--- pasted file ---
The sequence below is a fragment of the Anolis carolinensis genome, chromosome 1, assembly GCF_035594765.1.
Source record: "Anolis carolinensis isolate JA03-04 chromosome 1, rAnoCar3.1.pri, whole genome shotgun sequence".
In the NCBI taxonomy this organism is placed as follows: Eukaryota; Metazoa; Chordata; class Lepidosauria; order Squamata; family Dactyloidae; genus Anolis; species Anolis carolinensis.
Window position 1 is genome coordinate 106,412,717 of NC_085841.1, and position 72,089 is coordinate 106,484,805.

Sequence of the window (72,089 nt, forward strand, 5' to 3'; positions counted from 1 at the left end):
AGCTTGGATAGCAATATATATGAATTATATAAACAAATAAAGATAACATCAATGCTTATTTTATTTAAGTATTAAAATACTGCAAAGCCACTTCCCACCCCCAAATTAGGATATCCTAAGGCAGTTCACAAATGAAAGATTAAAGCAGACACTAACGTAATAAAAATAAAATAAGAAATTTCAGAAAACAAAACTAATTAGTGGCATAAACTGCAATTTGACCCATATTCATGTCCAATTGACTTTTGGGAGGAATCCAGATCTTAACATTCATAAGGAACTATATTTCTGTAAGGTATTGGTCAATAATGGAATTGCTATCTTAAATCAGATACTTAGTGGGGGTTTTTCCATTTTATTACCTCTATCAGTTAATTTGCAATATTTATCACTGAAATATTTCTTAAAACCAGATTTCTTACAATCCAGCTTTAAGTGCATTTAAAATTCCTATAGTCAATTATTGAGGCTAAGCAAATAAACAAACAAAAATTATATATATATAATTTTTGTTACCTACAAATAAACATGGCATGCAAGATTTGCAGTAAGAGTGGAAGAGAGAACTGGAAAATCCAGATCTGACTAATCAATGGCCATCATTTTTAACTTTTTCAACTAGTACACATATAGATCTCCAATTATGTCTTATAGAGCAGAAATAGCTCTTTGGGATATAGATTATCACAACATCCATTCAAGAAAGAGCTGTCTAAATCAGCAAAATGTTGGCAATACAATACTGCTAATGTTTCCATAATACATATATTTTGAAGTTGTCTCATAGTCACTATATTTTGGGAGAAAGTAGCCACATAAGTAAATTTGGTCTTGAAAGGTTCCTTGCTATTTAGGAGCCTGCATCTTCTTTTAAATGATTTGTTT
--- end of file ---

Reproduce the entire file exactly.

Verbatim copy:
The sequence below is a fragment of the Anolis carolinensis genome, chromosome 1, assembly GCF_035594765.1.
Source record: "Anolis carolinensis isolate JA03-04 chromosome 1, rAnoCar3.1.pri, whole genome shotgun sequence".
In the NCBI taxonomy this organism is placed as follows: Eukaryota; Metazoa; Chordata; class Lepidosauria; order Squamata; family Dactyloidae; genus Anolis; species Anolis carolinensis.
Window position 1 is genome coordinate 106,412,717 of NC_085841.1, and position 72,089 is coordinate 106,484,805.

Sequence of the window (72,089 nt, forward strand, 5' to 3'; positions counted from 1 at the left end):
AGCTTGGATAGCAATATATATGAATTATATAAACAAATAAAGATAACATCAATGCTTATTTTATTTAAGTATTAAAATACTGCAAAGCCACTTCCCACCCCCAAATTAGGATATCCTAAGGCAGTTCACAAATGAAAGATTAAAGCAGACACTAACGTAATAAAAATAAAATAAGAAATTTCAGAAAACAAAACTAATTAGTGGCATAAACTGCAATTTGACCCATATTCATGTCCAATTGACTTTTGGGAGGAATCCAGATCTTAACATTCATAAGGAACTATATTTCTGTAAGGTATTGGTCAATAATGGAATTGCTATCTTAAATCAGATACTTAGTGGGGGTTTTTCCATTTTATTACCTCTATCAGTTAATTTGCAATATTTATCACTGAAATATTTCTTAAAACCAGATTTCTTACAATCCAGCTTTAAGTGCATTTAAAATTCCTATAGTCAATTATTGAGGCTAAGCAAATAAACAAACAAAAATTATATATATATAATTTTTGTTACCTACAAATAAACATGGCATGCAAGATTTGCAGTAAGAGTGGAAGAGAGAACTGGAAAATCCAGATCTGACTAATCAATGGCCATCATTTTTAACTTTTTCAACTAGTACACATATAGATCTCCAATTATGTCTTATAGAGCAGAAATAGCTCTTTGGGATATAGATTATCACAACATCCATTCAAGAAAGAGCTGTCTAAATCAGCAAAATGTTGGCAATACAATACTGCTAATGTTTCCATAATACATATATTTTGAAGTTGTCTCATAGTCACTATATTTTGGGAGAAAGTAGCCACATAAGTAAATTTGGTCTTGAAAGGTTCCTTGCTATTTAGGAGCCTGCATCTTCTTTTAAATGATTTGTTT